As many as one-third of IT leaders, according to the State of IT report, struggle to keep skills current with emerging tech and trends, citing this as a top pain point. IT leaders work to bridge the divide by ramping up training and development.
Besides providing training programmes, companies can also employ technology to bridge this widening gap.
For instance, data analytics is one of the fields that demands for more IT professionals as it is critical to driving the company’s overall business strategy.
With the shortage of talent in the data analytics sector, companies can invest in powerful, user-friendly data analytics tools that can capture and analyse large amounts of customer interactions, then translate them into real-time, actionable insights accessible across all channels at scale.
These insights into customer buying patterns and trends, and how customers are using their products and services would then allow them to address customers’ needs in a proactive, personalised way.
3) Technology priorities and adoption
Technology is always changing, and customers and employees alike expect companies to keep up.
Embracing new technologies is an equally important aspect of accelerating innovation, and IT leaders need to be in the know of the latest technologies to help manage workflow and customer expectations.
New technologies like cloud services are providing time and budget relief for IT teams across the globe.
IT leaders across all performance levels list cloud migration as their top priority. With a move to the cloud, IT teams can build on top of platforms with established, secure foundations, and run business software applications, when users need reliable access to at any time, place and on any device.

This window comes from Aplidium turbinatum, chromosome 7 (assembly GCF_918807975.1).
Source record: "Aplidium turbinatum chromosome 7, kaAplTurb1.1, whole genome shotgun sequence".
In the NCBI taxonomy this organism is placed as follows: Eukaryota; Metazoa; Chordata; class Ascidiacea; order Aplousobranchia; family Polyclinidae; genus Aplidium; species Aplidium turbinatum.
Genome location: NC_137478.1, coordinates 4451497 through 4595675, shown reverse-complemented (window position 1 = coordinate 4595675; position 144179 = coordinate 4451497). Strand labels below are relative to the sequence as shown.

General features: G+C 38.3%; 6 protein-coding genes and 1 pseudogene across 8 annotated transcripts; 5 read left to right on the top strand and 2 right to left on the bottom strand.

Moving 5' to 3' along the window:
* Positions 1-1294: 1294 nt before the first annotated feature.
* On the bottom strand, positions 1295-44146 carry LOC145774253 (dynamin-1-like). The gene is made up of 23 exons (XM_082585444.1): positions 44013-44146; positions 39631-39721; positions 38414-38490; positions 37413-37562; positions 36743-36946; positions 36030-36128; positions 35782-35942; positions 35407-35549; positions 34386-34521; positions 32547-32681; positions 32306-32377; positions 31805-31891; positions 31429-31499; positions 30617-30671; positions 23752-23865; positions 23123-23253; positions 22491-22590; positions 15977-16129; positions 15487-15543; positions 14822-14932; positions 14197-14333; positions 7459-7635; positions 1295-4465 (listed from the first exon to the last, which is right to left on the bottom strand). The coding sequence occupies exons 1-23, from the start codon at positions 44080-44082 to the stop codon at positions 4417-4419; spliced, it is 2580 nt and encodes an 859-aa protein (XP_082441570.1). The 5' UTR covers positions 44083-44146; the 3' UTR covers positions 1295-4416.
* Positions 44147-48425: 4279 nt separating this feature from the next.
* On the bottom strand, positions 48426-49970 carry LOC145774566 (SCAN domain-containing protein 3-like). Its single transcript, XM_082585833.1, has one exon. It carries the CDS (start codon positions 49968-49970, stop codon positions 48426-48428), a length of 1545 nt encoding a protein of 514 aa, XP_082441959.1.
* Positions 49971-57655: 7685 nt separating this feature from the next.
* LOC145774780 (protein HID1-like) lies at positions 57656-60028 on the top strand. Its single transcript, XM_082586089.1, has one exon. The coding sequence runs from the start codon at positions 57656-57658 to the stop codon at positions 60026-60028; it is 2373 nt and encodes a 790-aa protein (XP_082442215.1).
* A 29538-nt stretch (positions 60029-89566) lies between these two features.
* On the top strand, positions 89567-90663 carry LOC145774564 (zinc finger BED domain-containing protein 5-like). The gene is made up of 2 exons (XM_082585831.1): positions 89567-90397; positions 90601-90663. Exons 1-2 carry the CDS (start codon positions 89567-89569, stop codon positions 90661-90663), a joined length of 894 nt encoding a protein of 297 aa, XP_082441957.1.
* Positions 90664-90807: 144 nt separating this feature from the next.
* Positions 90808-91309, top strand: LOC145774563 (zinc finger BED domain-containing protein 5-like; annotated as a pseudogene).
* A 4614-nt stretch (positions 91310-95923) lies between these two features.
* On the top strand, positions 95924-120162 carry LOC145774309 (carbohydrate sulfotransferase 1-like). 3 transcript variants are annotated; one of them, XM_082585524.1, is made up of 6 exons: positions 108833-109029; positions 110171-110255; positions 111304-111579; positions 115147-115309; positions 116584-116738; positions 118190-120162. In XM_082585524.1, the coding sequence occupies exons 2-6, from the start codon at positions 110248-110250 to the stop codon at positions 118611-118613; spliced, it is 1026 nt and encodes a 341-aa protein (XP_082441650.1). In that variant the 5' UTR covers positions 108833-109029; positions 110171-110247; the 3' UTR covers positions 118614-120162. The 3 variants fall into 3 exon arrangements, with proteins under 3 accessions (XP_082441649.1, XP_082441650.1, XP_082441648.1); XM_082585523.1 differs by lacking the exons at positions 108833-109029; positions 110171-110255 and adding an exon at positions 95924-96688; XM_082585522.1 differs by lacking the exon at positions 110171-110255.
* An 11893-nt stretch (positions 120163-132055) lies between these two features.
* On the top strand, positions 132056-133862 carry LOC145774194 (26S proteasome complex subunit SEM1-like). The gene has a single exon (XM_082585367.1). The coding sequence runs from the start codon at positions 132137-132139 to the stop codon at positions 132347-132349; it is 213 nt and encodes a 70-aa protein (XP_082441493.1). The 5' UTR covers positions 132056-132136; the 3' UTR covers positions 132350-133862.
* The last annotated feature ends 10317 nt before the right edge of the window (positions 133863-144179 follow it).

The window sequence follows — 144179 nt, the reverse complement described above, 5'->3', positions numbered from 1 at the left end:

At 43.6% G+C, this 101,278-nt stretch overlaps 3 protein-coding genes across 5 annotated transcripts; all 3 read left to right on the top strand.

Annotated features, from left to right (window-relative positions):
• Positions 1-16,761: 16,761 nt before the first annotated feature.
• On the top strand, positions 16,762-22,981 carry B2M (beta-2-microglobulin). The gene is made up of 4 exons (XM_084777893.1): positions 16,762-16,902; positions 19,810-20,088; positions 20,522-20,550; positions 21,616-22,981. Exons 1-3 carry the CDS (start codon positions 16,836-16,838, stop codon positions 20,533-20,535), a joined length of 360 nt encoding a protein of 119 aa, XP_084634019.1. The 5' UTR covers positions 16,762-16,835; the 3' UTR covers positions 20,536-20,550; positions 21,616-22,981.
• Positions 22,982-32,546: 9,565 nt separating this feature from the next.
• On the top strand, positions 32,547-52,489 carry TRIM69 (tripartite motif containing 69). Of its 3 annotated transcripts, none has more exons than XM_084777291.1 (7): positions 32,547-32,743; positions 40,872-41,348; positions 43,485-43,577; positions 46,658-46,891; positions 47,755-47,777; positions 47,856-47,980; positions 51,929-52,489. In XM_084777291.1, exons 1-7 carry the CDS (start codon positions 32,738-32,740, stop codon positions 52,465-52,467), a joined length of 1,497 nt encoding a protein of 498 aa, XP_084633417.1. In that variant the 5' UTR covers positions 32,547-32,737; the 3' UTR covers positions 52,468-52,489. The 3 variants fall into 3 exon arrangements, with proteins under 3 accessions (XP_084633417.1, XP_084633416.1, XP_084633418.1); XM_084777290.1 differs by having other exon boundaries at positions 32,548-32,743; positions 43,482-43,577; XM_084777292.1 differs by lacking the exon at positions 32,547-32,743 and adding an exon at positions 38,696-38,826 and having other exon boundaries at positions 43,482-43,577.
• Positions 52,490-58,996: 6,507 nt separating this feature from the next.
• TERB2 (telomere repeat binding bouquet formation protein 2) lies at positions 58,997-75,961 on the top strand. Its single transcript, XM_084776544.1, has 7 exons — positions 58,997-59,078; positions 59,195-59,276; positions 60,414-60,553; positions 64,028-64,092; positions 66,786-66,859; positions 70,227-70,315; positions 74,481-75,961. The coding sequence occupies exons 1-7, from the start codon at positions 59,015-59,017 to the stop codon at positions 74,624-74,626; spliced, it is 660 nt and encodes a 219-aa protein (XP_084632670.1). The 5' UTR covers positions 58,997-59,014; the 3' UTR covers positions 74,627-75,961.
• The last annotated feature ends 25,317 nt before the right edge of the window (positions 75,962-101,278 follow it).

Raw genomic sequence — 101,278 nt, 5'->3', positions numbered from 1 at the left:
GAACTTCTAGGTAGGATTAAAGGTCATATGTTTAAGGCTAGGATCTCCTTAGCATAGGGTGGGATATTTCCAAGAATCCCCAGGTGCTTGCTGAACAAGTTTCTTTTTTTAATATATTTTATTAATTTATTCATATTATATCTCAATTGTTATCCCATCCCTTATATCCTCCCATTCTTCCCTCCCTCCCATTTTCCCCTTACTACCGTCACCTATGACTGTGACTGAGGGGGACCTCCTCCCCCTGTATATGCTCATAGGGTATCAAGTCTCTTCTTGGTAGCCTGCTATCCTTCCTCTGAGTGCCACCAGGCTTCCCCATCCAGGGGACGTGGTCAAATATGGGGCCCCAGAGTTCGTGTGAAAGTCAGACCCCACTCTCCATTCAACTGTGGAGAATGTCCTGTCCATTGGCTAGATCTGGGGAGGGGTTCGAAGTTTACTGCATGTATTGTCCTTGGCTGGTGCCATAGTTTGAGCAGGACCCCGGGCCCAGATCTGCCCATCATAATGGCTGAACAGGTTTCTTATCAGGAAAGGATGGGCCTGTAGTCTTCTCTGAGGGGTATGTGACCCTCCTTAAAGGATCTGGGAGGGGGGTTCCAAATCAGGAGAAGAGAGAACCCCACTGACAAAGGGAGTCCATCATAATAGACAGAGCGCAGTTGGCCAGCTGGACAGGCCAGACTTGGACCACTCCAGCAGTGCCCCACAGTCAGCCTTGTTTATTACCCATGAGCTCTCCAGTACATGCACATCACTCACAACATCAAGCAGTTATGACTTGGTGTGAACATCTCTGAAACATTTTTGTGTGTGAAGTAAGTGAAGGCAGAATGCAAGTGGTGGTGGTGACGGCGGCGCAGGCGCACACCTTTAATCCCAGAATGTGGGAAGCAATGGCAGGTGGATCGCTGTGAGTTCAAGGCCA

Businesses should also leverage technology to address the gaps in customer experience. Creating seamless, personalised customer experiences is vital to driving business growth in this ‘Age of the Customer.’
Given the tight labour market in Singapore, businesses have been making good use of technology in their operations to allow their staff to focus more on service. Many food and beverage outlets have made use of technology to redesign work processes, such as through mobile ordering device and self-order kiosks.
With the help of tech solutions that deliver real-time actionable insights, businesses can gain a deeper understanding of their customers and the markets they operate in. This would then allow businesses to stay ahead of the curve with innovative solutions designed to drive customer retention and success.
Call to action
IT needs to evolve to meet the demands of the digital era by creating customer-facing and employee apps that are easy to use, efficient, and mobile. These growing responsibilities and needs have resulted in a widening skills gap.
Successful companies can overcome this gap with the cloud and emerging technologies, allowing them to innovate faster and drive businesses growth.
IT teams today can ride through the digital revolution if they rethink traditional organisations and put customers first, invest in training and development, and embrace emerging technologies wholeheartedly.
Jonas Lim is the director of Solution Engineering (Asia) at Salesforce.